St. Louis Nonprofit Hosts Panel on the History of Local African-American and German Communities
In an effort to reflect on the history of the black and German communities in St. Louis, Gitana Productions will host “The Face of Love: Symposium on the Common History of German and African Americans” on Feb. 23 at the German Cultural Society’s Jefferson Hall in South City. The event will focus on German immigrants’ contribution to the abolition of slavery in Missouri.
The intersecting history of the two communities is worthy of discussion. Although many Germans came to America in the 1880s seeking a less-oppressive government, there were German immigrants who advocated for the abolition of slavery and others who were interested in the maintenance of the institution.
In her book “Abolitionizing Missouri: German Immigrants and Racial Ideology in Nineteenth-Century America,” Kristen Layne Anderson writes that “the racial ideology of the majority of German Americans in St. Louis was quite pragmatic, in that they shifted their position on slavery and the place of African Americans in American society when it benefited their own community to do so.” Anderson notes that one proponent of abolition, Arnold Krekel, owned slaves before beginning his advocacy for antislavery, and that some “radical Germans” who supported desegregation and suffrage for black men shifted their views and aligned themselves with the views of their conservative counterparts (who voted against such rights for black residents in the state) after acknowledging that “African Americans did not tend to vote with the Germans.”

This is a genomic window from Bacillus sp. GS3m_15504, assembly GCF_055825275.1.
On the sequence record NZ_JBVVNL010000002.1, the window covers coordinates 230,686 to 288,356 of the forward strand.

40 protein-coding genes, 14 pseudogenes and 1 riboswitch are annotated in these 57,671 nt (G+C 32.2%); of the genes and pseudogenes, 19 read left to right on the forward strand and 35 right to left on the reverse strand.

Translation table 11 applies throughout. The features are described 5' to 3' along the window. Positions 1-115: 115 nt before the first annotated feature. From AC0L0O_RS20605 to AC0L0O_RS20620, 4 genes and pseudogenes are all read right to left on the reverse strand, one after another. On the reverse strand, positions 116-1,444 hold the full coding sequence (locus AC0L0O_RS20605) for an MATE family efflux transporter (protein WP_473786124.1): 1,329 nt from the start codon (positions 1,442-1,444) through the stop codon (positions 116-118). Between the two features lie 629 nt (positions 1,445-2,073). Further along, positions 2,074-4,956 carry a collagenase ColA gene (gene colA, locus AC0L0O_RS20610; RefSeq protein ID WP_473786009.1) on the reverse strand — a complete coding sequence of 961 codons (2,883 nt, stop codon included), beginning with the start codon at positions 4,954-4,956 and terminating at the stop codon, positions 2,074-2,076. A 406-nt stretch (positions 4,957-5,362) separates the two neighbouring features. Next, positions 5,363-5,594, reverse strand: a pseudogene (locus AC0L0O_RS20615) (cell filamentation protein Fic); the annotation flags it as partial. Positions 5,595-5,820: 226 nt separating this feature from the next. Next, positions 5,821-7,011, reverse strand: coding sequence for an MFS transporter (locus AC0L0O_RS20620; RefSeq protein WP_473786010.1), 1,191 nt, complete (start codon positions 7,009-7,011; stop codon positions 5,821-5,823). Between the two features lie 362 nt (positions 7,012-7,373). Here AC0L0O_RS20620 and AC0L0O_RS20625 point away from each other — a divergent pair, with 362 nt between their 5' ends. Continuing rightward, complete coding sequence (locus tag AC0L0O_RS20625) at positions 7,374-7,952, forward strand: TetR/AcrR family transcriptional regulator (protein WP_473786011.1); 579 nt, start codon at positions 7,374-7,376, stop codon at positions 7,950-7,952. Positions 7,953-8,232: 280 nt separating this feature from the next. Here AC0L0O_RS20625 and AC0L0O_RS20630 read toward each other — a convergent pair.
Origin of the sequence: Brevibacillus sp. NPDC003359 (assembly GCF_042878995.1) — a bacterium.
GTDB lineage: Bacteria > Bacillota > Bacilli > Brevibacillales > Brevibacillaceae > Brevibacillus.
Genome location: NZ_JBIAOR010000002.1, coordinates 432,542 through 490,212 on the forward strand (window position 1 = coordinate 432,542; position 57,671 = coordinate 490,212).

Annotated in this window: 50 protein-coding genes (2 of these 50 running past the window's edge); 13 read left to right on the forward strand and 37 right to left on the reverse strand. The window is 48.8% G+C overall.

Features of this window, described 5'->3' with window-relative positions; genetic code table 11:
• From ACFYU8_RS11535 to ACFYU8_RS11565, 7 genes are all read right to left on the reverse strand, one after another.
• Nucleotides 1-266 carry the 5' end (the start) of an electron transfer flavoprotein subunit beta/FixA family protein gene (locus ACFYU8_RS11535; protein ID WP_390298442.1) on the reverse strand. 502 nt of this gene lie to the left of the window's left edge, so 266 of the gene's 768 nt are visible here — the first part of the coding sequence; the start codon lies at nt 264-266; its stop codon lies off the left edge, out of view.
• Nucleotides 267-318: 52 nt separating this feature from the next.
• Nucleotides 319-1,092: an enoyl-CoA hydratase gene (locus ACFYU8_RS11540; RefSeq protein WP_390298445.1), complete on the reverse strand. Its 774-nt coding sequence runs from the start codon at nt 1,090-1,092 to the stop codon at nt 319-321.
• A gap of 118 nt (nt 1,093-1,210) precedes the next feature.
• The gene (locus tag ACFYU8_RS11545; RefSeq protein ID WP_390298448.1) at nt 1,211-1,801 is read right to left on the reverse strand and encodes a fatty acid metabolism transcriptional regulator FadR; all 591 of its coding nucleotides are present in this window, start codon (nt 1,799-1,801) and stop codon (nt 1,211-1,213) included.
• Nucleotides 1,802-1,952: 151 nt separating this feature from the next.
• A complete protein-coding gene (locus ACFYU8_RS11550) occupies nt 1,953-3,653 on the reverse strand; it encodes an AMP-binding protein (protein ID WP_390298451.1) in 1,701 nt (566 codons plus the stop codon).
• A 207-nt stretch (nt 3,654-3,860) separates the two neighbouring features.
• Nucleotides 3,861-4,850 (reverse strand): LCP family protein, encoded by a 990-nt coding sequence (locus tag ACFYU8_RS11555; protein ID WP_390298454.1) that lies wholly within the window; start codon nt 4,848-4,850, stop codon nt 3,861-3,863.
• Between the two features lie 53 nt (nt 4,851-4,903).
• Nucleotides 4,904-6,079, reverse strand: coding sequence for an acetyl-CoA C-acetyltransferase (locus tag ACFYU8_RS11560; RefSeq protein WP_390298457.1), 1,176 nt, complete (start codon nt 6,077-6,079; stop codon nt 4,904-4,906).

The symposium offers a variety of perspectives from black and German community members, including Dr. John W. Wright, who has written extensively about the history and experiences of black people in St. Louis, and Dr. Sydney Norton of Saint Louis University, who curated the exhibition “German Immigrant Abolitionists: Fighting for a Free Missouri” in 2016. Other speakers include social activist and Ferguson Commission leader the Rev. Starsky Wilson and Dorris Keeven-Franke of the Missouri Germans Consortium. Ruth Ezell, a producer and reporter for KETC-TV, will moderate.
In keeping with Gitana Production’s mission of “global healing through the arts,” the afternoon will also include entertainment from the local black and German communities. The free event runs from 2-5 p.m. and is open to the public. For more information and to register, visit gitana-inc.org.